Trafficking and Turnover in Neuronal Axons
Access StatusFull text of the requested work is not available in DASH at this time ("dark deposit"). For more information on dark deposits, see our FAQ.
MetadataShow full item record
CitationAshrafi, Ghazaleh. 2014. Trafficking and Turnover in Neuronal Axons. Doctoral dissertation, Harvard University.
AbstractNeurons are metabolically active cells that depend on mitochondria for ATP production and calcium homeostasis. Within a single neuron, the demand for mitochondrial function is highly variable both spatially and temporally. This need-based distribution is reflected in high local density of mitochondria at presynaptic endings, post-synaptic densities, nodes of Ranvier, and in growth cones, where mitochondrial function is required to sustain neuronal activity. To meet local demand, mitochondria are mobile organelles that move along microtubule cytoskeleton in axons and dendrites. Due to their role in oxidative phosphorylation, mitochondria are prone to oxidative damage that can in turn jeopardize the cell. To minimize cellular damage, an autophagic process, known as mitophagy, has evolved to clear dysfunctional mitochondria. Defects in mitochondrial clearance are implicated in neurodegenerative diseases such as Parkinson's disease (PD). In neurons, it was thought that mitochondria with reduced membrane potential are retrogradely transported to the soma where they are degraded. In this dissertation, I present a new paradigm where damaged mitochondria are arrested and undergo mitophagy locally in axons.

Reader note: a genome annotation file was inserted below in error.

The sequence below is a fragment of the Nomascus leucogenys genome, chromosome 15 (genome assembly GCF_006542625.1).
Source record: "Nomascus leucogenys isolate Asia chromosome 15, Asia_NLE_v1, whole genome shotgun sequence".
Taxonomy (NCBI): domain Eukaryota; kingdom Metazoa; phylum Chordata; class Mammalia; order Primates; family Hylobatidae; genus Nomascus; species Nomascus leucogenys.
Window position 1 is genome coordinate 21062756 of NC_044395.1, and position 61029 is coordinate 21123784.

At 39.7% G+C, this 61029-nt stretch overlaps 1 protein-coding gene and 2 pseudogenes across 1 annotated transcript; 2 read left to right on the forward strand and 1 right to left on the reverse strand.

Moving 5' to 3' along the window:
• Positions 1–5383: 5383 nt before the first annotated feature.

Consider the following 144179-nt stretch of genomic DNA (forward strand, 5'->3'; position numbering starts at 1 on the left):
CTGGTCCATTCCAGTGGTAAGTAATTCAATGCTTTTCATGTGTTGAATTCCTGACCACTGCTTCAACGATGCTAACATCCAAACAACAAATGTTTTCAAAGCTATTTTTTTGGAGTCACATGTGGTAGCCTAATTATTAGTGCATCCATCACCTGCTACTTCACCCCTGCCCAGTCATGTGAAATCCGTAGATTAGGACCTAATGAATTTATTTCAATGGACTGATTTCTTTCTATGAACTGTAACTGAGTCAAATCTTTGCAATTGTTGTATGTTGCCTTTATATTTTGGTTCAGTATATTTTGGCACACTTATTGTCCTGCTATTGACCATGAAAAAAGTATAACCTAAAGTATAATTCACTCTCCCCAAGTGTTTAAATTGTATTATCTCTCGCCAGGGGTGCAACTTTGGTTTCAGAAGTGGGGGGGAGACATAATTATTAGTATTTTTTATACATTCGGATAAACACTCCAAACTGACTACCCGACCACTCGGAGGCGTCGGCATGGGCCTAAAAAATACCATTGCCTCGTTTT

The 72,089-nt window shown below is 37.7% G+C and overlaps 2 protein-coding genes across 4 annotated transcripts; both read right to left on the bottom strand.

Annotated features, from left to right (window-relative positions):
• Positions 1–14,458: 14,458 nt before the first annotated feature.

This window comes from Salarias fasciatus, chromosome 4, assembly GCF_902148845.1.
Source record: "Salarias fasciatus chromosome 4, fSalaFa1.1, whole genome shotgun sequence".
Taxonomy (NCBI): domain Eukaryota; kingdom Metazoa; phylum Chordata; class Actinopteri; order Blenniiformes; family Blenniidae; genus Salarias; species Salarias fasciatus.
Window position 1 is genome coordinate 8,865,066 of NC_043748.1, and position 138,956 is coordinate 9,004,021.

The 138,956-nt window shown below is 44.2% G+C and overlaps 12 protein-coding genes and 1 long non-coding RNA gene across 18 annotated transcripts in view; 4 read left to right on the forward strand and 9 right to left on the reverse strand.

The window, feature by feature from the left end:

In chapter 2 we report that mitochondrial damage causes arrest of mitochondrial motility in neuronal axons through the action of Parkin, an E3 ubiquitin ligase implicated in PD. Parkin accumulates on the surface of depolarized mitochondria and triggers proteosomal degradation of the mitochondrial motor adaptor protein, Miro, thereby detaching mitochondria from the kinesin and dynein motor complex. This arrest of mitochondria would serve to quarantine them in preparation for their subsequent degradation.
In chapter 3, I demonstrate that damage to a small population of axonal mitochondria triggers a pathway of mitophagy that occurs locally in distal axons. Two PD-associated proteins, PINK1, a mitochondrial kinase mutated, and Parkin are both required for axonal mitophagy.
In chapter 4, I present preliminary studies examining the turnover rate of neuronal PINK1 in order to characterize its mechanism of activation in distal axons. In conclusion, I have characterized a pathway for quality control of mitochondria in neuronal axons showing that clearance of defective mitochondria oocurs locally in distal axons without a need for their retrograde transport to the soma.
Citable link to this pagehttp://nrs.harvard.edu/urn-3:HUL.InstRepos:13070049
- FAS Theses and Dissertations